Some offenders in San Luis may soon get home incarceration in lieu of jail
SAN LUIS, Ariz. — San Luis Municipal Court may become the first court in south Yuma County to sentence selected offenders to serve home incarceration in lieu of a jail sentence.
The home incarceration, subject to approval by the San Luis City Council, would require people convicted of certain misdemeanors to wear ankle bracelets that would allow probation officers to track their whereabouts or even detect alcohol consumption.
San Luis Municipal Judge Rosendo Morales Jr. says the program gives judges more latitude in sentencing, reduces cities' and counties' prisoner detention costs, and allows offenders to hold down jobs even as they are serving their sentences.
“It's a program that is being implemented by more and more courts,” he said.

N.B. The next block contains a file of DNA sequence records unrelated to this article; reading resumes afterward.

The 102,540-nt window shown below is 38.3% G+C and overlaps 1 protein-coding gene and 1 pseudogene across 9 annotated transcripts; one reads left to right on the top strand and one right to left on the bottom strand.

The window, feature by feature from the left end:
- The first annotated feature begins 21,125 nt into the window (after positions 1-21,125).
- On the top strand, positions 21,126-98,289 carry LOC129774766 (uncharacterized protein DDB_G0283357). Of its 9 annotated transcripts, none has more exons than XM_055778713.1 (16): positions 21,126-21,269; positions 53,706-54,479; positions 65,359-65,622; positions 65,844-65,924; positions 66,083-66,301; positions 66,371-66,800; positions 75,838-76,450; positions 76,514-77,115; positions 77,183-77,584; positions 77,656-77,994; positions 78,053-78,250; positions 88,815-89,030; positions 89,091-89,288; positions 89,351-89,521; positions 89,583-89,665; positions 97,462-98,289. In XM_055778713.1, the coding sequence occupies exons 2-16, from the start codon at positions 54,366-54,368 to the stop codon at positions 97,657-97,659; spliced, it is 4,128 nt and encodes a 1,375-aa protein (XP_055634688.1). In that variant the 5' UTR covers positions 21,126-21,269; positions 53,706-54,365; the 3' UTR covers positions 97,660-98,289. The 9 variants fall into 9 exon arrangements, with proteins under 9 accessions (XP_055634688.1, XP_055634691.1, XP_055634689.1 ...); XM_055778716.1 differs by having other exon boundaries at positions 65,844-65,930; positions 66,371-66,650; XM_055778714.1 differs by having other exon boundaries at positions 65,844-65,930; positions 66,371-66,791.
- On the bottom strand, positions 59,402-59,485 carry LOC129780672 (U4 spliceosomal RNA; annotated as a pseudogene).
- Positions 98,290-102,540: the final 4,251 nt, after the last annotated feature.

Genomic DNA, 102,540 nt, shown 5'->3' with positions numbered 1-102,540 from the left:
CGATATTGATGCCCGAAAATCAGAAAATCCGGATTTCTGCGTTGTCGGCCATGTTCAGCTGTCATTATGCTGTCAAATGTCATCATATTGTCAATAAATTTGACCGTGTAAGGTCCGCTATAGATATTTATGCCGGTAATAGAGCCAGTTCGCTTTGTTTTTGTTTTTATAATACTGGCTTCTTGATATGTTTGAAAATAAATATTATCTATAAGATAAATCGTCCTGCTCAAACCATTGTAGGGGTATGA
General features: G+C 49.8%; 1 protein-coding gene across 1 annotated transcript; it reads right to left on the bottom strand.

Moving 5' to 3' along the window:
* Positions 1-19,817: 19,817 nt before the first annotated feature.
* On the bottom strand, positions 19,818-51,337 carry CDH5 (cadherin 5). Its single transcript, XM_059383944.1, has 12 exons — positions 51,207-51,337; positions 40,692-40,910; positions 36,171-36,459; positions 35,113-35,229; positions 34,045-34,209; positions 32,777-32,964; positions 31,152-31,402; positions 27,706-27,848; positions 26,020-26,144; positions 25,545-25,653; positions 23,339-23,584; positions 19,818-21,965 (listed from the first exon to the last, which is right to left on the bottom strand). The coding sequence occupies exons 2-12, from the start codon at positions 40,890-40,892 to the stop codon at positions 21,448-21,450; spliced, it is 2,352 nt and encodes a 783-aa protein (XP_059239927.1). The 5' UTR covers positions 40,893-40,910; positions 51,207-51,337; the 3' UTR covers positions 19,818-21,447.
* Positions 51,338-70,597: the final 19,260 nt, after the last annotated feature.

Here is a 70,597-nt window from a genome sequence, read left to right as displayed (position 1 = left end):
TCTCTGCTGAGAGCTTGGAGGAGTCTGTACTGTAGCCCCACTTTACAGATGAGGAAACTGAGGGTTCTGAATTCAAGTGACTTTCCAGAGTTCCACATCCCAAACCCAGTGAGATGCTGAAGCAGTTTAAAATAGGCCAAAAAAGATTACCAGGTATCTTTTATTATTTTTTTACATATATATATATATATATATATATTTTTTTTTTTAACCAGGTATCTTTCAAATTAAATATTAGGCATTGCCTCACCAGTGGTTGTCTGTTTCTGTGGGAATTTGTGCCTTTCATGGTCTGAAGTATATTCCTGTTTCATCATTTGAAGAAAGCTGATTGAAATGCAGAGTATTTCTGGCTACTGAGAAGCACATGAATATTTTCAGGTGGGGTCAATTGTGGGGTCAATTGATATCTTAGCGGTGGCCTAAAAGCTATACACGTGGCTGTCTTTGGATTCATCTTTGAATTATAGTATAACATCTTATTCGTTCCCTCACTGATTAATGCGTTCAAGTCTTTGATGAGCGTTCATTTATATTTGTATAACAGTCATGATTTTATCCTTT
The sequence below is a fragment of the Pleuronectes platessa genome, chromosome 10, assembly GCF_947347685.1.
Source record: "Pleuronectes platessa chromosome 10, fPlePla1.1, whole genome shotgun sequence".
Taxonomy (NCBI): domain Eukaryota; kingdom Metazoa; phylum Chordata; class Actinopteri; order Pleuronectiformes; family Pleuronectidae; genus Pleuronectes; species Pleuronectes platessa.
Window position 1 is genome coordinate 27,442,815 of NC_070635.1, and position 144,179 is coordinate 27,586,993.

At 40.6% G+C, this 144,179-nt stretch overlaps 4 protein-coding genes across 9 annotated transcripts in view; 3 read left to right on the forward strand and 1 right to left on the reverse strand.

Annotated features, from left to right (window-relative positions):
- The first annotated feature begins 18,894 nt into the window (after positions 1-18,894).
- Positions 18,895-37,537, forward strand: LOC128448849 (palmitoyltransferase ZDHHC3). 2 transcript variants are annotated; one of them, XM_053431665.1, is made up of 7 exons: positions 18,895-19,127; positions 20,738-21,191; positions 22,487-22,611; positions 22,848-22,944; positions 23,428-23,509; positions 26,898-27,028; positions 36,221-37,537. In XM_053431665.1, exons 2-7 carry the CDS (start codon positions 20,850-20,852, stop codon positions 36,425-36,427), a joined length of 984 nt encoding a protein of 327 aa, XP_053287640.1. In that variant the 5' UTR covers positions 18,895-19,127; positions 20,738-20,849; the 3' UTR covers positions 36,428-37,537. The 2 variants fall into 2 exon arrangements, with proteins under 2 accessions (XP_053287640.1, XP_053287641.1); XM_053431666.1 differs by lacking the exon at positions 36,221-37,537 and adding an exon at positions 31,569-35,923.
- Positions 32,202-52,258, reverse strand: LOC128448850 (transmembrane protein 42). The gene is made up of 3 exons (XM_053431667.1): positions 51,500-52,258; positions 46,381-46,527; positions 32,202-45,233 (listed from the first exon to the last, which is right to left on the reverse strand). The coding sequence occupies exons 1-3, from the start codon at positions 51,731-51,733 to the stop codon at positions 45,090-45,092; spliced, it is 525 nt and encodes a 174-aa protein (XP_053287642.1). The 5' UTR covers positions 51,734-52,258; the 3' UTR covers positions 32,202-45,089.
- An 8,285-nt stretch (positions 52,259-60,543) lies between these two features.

An additional advantage of the program, he said, is that it frees local governments from the responsibility of ensuring inmates receive required medical care while in jail.
“We've had people detained who were on dialysis,” he said. “That becomes a responsibility for the system, because they have to be taken to their medical appointments, and that raises the cost of incarceration.”
Offenders who are sentenced to home incarceration can be equipped with one of two types of ankle bracelets or even both, he said. One is equipped with GPS technology that allows the wearer to be tracked at any moment. The second can detect whether the wearer has consumed alcohol.
“We have received a lot of reports from the port of entry about people who were on probation and who left the country” in violation of their sentences, Morales said. “Also, there are frequent cases of people who have been ordered not to consume alcohol but who disobey that order.”
Offenders would be charged a monthly fee of $30 to rent the bracelets.
Meanwhile, says Morales, that would mean a drop in city's prisoner detention costs, which amounts to $80 per day per prisoner.
The council began looking into the home incarceration program late last year and is expected to decide by late February whether to approve it.
That would make the municipal court the first south county court to implement the program.